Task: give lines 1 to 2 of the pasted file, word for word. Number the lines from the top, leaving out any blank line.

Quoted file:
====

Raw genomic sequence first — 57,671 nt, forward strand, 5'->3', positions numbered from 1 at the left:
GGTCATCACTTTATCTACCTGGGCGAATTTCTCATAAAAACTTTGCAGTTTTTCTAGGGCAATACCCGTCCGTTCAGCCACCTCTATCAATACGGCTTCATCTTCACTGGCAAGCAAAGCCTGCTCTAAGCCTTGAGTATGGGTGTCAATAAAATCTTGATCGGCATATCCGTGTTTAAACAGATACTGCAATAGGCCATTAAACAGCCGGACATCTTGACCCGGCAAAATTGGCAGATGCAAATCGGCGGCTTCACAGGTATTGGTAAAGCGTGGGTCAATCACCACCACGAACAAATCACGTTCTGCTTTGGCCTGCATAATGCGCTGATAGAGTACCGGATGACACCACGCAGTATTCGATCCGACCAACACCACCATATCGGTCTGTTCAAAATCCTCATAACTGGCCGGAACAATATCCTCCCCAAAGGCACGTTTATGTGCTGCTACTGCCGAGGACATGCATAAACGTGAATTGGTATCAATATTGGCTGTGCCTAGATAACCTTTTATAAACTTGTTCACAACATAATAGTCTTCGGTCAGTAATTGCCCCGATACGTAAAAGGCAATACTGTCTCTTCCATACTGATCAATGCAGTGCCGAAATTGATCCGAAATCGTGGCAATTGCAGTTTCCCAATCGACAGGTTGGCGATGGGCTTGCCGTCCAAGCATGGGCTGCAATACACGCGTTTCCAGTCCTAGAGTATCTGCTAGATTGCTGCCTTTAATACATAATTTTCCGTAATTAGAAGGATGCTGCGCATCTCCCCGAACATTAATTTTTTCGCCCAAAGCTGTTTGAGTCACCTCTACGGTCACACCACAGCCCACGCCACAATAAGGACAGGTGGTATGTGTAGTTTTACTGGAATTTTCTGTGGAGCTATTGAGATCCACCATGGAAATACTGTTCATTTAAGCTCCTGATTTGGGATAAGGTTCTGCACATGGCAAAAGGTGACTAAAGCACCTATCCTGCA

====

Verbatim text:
Raw genomic sequence first — 57,671 nt, forward strand, 5'->3', positions numbered from 1 at the left:
GGTCATCACTTTATCTACCTGGGCGAATTTCTCATAAAAACTTTGCAGTTTTTCTAGGGCAATACCCGTCCGTTCAGCCACCTCTATCAATACGGCTTCATCTTCACTGGCAAGCAAAGCCTGCTCTAAGCCTTGAGTATGGGTGTCAATAAAATCTTGATCGGCATATCCGTGTTTAAACAGATACTGCAATAGGCCATTAAACAGCCGGACATCTTGACCCGGCAAAATTGGCAGATGCAAATCGGCGGCTTCACAGGTATTGGTAAAGCGTGGGTCAATCACCACCACGAACAAATCACGTTCTGCTTTGGCCTGCATAATGCGCTGATAGAGTACCGGATGACACCACGCAGTATTCGATCCGACCAACACCACCATATCGGTCTGTTCAAAATCCTCATAACTGGCCGGAACAATATCCTCCCCAAAGGCACGTTTATGTGCTGCTACTGCCGAGGACATGCATAAACGTGAATTGGTATCAATATTGGCTGTGCCTAGATAACCTTTTATAAACTTGTTCACAACATAATAGTCTTCGGTCAGTAATTGCCCCGATACGTAAAAGGCAATACTGTCTCTTCCATACTGATCAATGCAGTGCCGAAATTGATCCGAAATCGTGGCAATTGCAGTTTCCCAATCGACAGGTTGGCGATGGGCTTGCCGTCCAAGCATGGGCTGCAATACACGCGTTTCCAGTCCTAGAGTATCTGCTAGATTGCTGCCTTTAATACATAATTTTCCGTAATTAGAAGGATGCTGCGCATCTCCCCGAACATTAATTTTTTCGCCCAAAGCTGTTTGAGTCACCTCTACGGTCACACCACAGCCCACGCCACAATAAGGACAGGTGGTATGTGTAGTTTTACTGGAATTTTCTGTGGAGCTATTGAGATCCACCATGGAAATACTGTTCATTTAAGCTCCTGATTTGGGATAAGGTTCTGCACATGGCAAAAGGTGACTAAAGCACCTATCCTGCA